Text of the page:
Labeled as a “Faustian vision of alienation in suburban America,” Seconds is a cult classic that examines what happens when we make a huge decision and want to simply go back home (Del Valle). The story is somewhat predictable – mix It’s A Wonderful Life, Freaky Friday, and a little surgery play in a Vonnegut novel, and you have Seconds, but where the magic of this film lies isn’t so much in the predictable storytelling and plot. Rock Hudson’s convincing (and uncharacteristic) performance tossed with the incredible cinematography by James Wong Howe were both unforgettable, and they combined to present a story that was made more terrifying by their art along with a haunting score and creepy practical effects. Seconds is definitely a midnight sleeper, but it’s a fun one with some edgy production value between the early handheld point of view work, using scenes from actual surgery, and combining trippy sets with unique perspectives. It was certain to catapult the young Frankenheimer’s career into what it is today.
I watched this just after I read the book. I hadn’t heard of either prior to reading about it in Schneider’s 1001, even though it’s pretty safe to say that I am well aware of Frankenheimer’s work in general. The book was not very good, but the entire time I read it it was clear that the story was solid enough to warrant it being transcribed into a film, almost that it belongs as a film, and here we are.
The film was dreamy and edgy, and for 1966 it was likely shocking for the original audiences. Hudson’s performance was strikingly different from most of his other performances, and this departure provided not only an opportunity to successfully flex his dramatic muscles but also work in a format that broke through his squeaky image as a leading romantic comedy actor and present something that frankly holds a mirror to his troubled personal existence. It is no surprise that he was involved – the story itself seems to be a metaphor for the actor’s life, and as almost a reverse Stanislavsky, he stepped into a role where he was able to allow his character to become him rather than the other way around.
The cinematography and music were the best part of this film for me. Around every corner of the film, from the opening credits to the final dissolve, was something new and unique to see. While today’s digital interface brings a lot to the table, you will never convince me that Hollywood is doing anything as disturbing and radical as Wong Howe did in this film with simple processing, practical, and cinematographic effects.
What results is a story that is just as relevant today as it was when it came out. The American Dream, walled in by the middle-class prison, seems to have always begged for a restart. In the case of Seconds, we realize that given options, we might just stick with the prison.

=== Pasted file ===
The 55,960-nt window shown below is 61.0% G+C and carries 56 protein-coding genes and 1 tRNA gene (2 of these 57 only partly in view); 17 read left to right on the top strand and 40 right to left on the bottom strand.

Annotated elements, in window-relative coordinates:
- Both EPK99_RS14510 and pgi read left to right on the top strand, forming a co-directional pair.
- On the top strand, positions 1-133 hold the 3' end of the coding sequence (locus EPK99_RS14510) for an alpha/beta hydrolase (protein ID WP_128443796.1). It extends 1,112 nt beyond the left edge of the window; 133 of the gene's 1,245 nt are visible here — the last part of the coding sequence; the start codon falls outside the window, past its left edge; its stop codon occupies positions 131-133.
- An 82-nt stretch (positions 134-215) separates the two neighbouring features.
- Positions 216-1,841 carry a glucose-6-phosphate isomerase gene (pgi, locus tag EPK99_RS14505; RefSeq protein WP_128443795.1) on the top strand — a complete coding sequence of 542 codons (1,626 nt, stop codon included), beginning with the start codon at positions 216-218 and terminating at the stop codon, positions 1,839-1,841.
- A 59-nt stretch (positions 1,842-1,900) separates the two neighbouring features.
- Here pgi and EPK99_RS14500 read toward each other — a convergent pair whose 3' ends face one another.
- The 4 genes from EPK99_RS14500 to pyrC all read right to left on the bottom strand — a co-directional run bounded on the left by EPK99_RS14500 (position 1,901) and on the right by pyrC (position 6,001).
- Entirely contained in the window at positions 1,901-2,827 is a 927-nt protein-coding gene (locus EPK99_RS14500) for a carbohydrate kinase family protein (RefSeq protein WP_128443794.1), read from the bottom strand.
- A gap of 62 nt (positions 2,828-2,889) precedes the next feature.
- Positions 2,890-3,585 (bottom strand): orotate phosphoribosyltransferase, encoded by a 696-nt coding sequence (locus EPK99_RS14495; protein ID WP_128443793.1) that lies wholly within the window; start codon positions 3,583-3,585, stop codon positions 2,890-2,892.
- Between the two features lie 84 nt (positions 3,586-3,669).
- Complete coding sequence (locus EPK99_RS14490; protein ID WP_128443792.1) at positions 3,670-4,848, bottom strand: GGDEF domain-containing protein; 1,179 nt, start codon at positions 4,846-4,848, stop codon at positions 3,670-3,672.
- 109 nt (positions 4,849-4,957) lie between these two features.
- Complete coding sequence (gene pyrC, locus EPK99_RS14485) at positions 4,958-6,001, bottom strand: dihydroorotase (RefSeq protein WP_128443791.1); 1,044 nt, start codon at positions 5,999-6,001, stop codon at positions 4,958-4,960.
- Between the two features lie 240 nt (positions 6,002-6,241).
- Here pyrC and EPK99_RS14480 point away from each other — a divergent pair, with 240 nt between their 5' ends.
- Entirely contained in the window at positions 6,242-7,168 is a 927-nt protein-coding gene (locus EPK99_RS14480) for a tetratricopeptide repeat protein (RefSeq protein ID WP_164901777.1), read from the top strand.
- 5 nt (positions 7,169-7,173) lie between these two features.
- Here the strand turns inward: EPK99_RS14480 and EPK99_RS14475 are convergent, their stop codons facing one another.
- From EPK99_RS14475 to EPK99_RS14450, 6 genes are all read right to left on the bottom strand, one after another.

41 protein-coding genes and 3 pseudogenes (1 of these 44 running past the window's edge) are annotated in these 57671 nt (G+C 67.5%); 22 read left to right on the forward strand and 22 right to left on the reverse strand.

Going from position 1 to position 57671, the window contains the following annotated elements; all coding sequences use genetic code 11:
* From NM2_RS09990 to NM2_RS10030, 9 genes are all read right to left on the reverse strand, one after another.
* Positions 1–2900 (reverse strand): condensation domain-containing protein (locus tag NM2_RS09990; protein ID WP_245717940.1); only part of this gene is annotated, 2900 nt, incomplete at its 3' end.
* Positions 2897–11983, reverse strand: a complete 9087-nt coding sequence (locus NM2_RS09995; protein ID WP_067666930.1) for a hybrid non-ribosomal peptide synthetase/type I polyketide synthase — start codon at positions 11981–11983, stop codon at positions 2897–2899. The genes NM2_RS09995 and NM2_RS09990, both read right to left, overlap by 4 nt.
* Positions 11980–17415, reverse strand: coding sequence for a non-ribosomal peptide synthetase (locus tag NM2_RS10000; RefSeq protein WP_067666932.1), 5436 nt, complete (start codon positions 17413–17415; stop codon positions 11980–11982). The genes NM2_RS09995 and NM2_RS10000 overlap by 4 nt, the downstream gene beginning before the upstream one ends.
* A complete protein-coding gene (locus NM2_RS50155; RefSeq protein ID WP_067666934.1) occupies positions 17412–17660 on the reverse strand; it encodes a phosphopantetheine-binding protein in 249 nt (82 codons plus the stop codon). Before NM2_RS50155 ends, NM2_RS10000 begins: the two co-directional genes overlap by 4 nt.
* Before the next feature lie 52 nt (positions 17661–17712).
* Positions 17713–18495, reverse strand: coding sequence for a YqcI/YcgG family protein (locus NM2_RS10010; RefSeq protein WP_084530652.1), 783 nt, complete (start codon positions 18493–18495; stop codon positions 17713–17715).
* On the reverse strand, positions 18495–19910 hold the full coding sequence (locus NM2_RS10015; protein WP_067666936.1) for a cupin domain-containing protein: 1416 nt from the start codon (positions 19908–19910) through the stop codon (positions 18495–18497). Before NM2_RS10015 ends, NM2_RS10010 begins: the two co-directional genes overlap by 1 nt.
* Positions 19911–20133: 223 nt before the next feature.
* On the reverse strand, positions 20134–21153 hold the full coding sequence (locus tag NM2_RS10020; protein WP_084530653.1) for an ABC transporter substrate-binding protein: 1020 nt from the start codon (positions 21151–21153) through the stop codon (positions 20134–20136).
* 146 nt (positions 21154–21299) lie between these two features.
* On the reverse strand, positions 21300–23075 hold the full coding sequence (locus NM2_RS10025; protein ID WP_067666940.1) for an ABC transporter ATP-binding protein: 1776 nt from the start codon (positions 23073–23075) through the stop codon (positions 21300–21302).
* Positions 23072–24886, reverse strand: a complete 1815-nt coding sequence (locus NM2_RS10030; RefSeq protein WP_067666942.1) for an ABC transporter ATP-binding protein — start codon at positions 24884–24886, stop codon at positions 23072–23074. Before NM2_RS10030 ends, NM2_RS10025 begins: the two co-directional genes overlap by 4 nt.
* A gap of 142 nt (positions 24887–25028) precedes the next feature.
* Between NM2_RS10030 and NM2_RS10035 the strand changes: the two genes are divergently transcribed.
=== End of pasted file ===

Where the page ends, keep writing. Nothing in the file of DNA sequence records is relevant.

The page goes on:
My review of the book, which you can find along with many others by following me at this link over at Goodreads:
Seconds is one of those classic Rod Sterling stories where, if you are paying attention to the setup just right, it is pretty easy to see where it is going. Being a teacher of literature and story, I would have liked to see something a little more innovative than walking into the ending that I saw coming, however, I will take into consideration that this was likely a pretty original story for 1963. That in mind, there was a great deal of meandering and needless points in the novel where action seemed to drag either for the sake of internal monologue (that didn’t serve to promote further characterization), pointless conversation or side-track that didn’t further the plot at all and was not worth the characterization it provided, or the biggest culprit, adding a scene for the sake of transitioning to the next scene. Frankly, the most I got out of this was a valuable lesson for my own writing in what to keep and what to toss.
The book does have a couple good things going for it, however. I must say that as I read, it was clear that it would make a much better movie than its format as a pulpy train station dime novel. I was not disappointed with the film at all, and frankly, it not only translated perfectly but perhaps belongs as a film more than it does a book. There is one exception, and that is in the book there is a scene that works really well – with the protagonist’s estranged daughter – it is not in the film at all but serves a crucial and meaningful role in the text. The second thing it has going for it is its length. The first edition I read clocks in at a slim 182 pages (with very large typeface) which made the book a breeze to fly through. Ely’s ability to tell the story he told in so few words is not only commendable but impressive – and that is the element of the book that will stick with me most of all… Knowing it could have been done in 150, however, is not lost on me as a writer.